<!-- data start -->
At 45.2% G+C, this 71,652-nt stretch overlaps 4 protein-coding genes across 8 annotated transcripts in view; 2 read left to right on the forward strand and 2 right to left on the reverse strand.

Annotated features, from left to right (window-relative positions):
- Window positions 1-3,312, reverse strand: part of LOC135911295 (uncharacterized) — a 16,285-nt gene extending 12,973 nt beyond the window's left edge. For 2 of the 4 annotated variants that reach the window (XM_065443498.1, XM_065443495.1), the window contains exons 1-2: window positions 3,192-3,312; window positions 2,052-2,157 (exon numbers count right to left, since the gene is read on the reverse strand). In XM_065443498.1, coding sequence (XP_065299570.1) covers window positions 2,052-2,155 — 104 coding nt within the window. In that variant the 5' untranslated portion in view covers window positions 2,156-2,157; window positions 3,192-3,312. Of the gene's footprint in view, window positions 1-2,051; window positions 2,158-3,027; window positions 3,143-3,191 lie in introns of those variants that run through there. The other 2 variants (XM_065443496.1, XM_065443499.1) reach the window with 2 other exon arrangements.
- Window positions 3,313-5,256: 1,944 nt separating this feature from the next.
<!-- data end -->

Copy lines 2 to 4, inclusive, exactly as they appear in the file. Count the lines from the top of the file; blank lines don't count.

Annotated features, from left to right (window-relative positions):
- Window positions 1-3,312, reverse strand: part of LOC135911295 (uncharacterized) — a 16,285-nt gene extending 12,973 nt beyond the window's left edge. For 2 of the 4 annotated variants that reach the window (XM_065443498.1, XM_065443495.1), the window contains exons 1-2: window positions 3,192-3,312; window positions 2,052-2,157 (exon numbers count right to left, since the gene is read on the reverse strand). In XM_065443498.1, coding sequence (XP_065299570.1) covers window positions 2,052-2,155 — 104 coding nt within the window. In that variant the 5' untranslated portion in view covers window positions 2,156-2,157; window positions 3,192-3,312. Of the gene's footprint in view, window positions 1-2,051; window positions 2,158-3,027; window positions 3,143-3,191 lie in introns of those variants that run through there. The other 2 variants (XM_065443496.1, XM_065443499.1) reach the window with 2 other exon arrangements.
- Window positions 3,313-5,256: 1,944 nt separating this feature from the next.